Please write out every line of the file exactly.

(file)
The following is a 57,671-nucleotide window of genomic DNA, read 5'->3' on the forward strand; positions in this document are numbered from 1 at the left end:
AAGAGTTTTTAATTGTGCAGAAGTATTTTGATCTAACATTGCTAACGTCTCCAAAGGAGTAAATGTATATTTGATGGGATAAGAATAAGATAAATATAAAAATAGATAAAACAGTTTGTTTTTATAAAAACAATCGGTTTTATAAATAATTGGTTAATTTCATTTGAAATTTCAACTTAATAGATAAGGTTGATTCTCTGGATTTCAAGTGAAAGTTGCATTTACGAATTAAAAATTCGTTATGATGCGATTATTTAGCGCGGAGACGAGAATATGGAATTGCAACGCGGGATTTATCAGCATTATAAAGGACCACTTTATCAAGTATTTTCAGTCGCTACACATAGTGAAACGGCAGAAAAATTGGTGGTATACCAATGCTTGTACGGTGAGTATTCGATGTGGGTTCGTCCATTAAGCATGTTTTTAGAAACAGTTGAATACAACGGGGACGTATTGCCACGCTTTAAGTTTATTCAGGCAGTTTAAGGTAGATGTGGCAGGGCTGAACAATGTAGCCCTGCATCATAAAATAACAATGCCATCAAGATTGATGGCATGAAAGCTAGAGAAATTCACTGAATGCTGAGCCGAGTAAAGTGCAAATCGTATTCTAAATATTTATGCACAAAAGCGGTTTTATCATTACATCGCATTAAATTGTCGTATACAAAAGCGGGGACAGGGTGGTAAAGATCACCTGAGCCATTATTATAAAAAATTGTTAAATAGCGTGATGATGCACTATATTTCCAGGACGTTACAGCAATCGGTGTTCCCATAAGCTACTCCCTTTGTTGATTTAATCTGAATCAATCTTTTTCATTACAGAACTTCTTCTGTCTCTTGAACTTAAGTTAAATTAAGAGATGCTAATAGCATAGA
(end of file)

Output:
The following is a 57,671-nucleotide window of genomic DNA, read 5'->3' on the forward strand; positions in this document are numbered from 1 at the left end:
AAGAGTTTTTAATTGTGCAGAAGTATTTTGATCTAACATTGCTAACGTCTCCAAAGGAGTAAATGTATATTTGATGGGATAAGAATAAGATAAATATAAAAATAGATAAAACAGTTTGTTTTTATAAAAACAATCGGTTTTATAAATAATTGGTTAATTTCATTTGAAATTTCAACTTAATAGATAAGGTTGATTCTCTGGATTTCAAGTGAAAGTTGCATTTACGAATTAAAAATTCGTTATGATGCGATTATTTAGCGCGGAGACGAGAATATGGAATTGCAACGCGGGATTTATCAGCATTATAAAGGACCACTTTATCAAGTATTTTCAGTCGCTACACATAGTGAAACGGCAGAAAAATTGGTGGTATACCAATGCTTGTACGGTGAGTATTCGATGTGGGTTCGTCCATTAAGCATGTTTTTAGAAACAGTTGAATACAACGGGGACGTATTGCCACGCTTTAAGTTTATTCAGGCAGTTTAAGGTAGATGTGGCAGGGCTGAACAATGTAGCCCTGCATCATAAAATAACAATGCCATCAAGATTGATGGCATGAAAGCTAGAGAAATTCACTGAATGCTGAGCCGAGTAAAGTGCAAATCGTATTCTAAATATTTATGCACAAAAGCGGTTTTATCATTACATCGCATTAAATTGTCGTATACAAAAGCGGGGACAGGGTGGTAAAGATCACCTGAGCCATTATTATAAAAAATTGTTAAATAGCGTGATGATGCACTATATTTCCAGGACGTTACAGCAATCGGTGTTCCCATAAGCTACTCCCTTTGTTGATTTAATCTGAATCAATCTTTTTCATTACAGAACTTCTTCTGTCTCTTGAACTTAAGTTAAATTAAGAGATGCTAATAGCATAGA